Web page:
There is a sense in which the action of falling in love is my own, I suppose.  I remember when I first saw Taya, my wife, and the way she caught my eye and so absolutely captured my attention.  We were both on a mission trip with our youth groups in our senior year of high school.  She was from Bellingham, WA and I was from Mankato, MN.  Our youth groups converged in Chicago as we partnered with Habitat for Humanity to build housing for the poor there.  It was a grand adventure and each night we would gather to share our experiences of the day.  And here was this lovely young woman who spoke with such depth, passion, and authority!  She was lit on fire with her love for the Lord and when she would share, her words were like little sparks that would set flame to anyone who let themselves be touched by them. I sought this girl out.  It was an act of my will to get to know this girl. I found excuses to engage her in conversation and eventually even got her address and phone number (this was before the days of email, youngsters).

I remember a pastor friend of mine talking about how he met his wife, what it was like when he first saw her across the room, and how he then moved towards her to try to make contact.  He was always convinced that it was he who initiated the conversation that led to their relationship, but it wasn’t until years later that he realized that he saw her across the room because she wanted to be seen by him. What humble grace to allow him to think all those years that he was the sole initiator of the relationship!  What generosity to invite him to play such a dignified part in their meeting when she knew what she was doing all along.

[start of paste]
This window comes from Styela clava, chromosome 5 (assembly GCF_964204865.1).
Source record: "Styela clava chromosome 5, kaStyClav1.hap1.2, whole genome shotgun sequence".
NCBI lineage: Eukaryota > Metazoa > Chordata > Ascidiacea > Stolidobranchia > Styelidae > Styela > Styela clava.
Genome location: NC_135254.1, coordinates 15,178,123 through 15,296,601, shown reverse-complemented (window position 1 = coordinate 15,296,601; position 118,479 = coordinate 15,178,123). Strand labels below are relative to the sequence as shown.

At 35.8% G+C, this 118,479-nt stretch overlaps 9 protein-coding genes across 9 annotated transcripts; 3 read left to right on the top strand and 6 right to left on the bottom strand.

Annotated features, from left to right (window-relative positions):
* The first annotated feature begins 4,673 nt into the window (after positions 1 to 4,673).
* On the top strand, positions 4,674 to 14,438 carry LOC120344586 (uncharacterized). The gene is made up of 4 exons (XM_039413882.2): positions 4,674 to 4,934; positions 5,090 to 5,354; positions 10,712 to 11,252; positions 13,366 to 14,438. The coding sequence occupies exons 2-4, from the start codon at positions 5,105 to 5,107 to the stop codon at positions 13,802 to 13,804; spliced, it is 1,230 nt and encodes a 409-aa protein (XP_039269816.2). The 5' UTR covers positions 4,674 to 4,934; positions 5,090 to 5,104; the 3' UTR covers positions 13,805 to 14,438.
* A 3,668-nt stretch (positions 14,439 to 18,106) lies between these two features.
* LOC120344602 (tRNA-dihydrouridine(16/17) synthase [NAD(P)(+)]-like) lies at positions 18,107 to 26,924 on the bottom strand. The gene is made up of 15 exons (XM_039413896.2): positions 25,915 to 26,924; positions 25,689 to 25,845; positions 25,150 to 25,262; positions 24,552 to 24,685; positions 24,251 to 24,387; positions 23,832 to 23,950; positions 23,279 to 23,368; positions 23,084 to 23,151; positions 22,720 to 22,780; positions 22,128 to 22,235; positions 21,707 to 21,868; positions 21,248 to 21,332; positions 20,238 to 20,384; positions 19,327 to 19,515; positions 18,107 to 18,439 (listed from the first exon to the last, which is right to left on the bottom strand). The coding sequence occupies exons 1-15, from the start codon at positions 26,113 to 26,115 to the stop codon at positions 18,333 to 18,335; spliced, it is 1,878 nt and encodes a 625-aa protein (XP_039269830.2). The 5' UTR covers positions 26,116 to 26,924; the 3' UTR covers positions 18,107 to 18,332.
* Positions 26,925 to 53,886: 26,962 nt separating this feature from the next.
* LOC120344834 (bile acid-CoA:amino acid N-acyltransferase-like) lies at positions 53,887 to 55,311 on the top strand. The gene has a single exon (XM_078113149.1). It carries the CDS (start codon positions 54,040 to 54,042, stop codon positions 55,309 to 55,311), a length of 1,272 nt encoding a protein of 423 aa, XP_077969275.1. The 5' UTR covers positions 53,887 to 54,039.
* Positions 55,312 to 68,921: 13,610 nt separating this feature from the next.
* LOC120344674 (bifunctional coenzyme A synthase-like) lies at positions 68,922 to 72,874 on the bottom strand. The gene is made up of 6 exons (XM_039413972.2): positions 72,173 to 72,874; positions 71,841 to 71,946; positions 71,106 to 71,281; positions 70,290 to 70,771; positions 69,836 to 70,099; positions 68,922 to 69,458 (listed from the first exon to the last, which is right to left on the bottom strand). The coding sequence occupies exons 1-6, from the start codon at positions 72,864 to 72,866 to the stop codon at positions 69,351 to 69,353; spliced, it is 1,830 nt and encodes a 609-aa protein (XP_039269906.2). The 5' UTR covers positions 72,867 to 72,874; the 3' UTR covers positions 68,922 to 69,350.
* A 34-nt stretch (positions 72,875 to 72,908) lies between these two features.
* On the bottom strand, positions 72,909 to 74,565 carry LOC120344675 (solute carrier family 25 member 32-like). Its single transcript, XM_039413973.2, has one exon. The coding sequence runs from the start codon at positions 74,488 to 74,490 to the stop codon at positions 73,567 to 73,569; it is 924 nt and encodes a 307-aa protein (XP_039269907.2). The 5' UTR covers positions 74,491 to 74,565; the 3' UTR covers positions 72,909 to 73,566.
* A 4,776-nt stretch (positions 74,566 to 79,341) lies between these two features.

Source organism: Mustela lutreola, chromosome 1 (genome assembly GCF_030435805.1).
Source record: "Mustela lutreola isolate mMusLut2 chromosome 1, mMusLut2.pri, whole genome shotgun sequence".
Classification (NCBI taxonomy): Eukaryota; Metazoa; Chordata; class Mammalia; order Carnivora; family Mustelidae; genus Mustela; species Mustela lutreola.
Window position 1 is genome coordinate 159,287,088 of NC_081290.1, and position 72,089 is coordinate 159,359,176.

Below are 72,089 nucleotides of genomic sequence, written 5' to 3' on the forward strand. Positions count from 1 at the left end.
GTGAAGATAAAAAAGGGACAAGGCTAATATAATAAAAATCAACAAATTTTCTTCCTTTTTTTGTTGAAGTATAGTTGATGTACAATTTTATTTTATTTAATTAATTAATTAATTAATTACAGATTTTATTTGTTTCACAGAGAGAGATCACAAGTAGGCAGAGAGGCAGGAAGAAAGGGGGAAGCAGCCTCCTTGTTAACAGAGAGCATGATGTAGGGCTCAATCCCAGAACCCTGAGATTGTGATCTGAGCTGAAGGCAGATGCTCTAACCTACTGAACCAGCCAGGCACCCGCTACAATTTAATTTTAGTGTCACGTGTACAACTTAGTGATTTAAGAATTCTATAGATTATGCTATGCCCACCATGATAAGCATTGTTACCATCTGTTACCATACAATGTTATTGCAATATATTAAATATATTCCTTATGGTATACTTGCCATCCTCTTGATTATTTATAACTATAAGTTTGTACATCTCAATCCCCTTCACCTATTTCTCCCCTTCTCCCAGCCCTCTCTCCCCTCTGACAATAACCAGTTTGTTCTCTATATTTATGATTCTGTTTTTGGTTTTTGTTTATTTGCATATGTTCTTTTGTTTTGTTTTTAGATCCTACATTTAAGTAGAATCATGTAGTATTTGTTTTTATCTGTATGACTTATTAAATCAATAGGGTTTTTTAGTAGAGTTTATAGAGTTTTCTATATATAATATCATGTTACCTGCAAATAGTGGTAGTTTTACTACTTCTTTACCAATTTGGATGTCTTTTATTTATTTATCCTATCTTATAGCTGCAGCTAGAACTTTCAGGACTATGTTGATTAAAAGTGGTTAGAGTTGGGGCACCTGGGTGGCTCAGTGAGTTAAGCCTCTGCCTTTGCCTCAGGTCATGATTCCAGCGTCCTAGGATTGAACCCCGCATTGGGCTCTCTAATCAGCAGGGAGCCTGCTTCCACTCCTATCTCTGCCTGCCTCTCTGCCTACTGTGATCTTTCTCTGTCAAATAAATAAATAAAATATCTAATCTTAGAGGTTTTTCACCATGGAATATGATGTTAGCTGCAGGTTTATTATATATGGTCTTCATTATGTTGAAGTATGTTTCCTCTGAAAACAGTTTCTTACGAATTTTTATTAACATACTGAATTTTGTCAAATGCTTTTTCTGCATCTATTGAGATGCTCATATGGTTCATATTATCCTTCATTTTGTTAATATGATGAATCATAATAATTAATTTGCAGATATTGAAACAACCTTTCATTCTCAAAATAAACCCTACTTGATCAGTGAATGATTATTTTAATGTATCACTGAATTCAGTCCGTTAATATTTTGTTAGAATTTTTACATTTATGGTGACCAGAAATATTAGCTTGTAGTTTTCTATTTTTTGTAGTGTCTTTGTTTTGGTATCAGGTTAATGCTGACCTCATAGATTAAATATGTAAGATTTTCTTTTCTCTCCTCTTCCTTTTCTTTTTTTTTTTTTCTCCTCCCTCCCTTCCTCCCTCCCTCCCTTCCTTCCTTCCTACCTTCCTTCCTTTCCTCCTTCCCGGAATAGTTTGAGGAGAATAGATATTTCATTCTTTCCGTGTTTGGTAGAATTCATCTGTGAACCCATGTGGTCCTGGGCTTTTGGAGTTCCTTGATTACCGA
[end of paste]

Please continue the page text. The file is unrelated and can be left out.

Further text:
I remember talking with another pastor friend of mine once as we wondered about when the moment of salvation actually happens—does it happen after you go to the altar and pray the magic prayer?  Or did it happen before the prayer when you were in your seat and the Holy Spirit first quickened the words of the gospel in your heart and you decided to respond?  Or did it happen earlier that day when something in you prompted you go to church and you obeyed that instinct?  Or did it happen somewhere before the beginning of time at the foundations of the earth?  Such a delightful mystery—it should leave us humbled and grateful to be recipients of such grace.  It should ignite a passion in us to work toward being better disciples of the Author and Finisher of our faith. It should make us want to both give more of our lives and receive more Life, to work out our salvation, trusting that it’s God who is at work.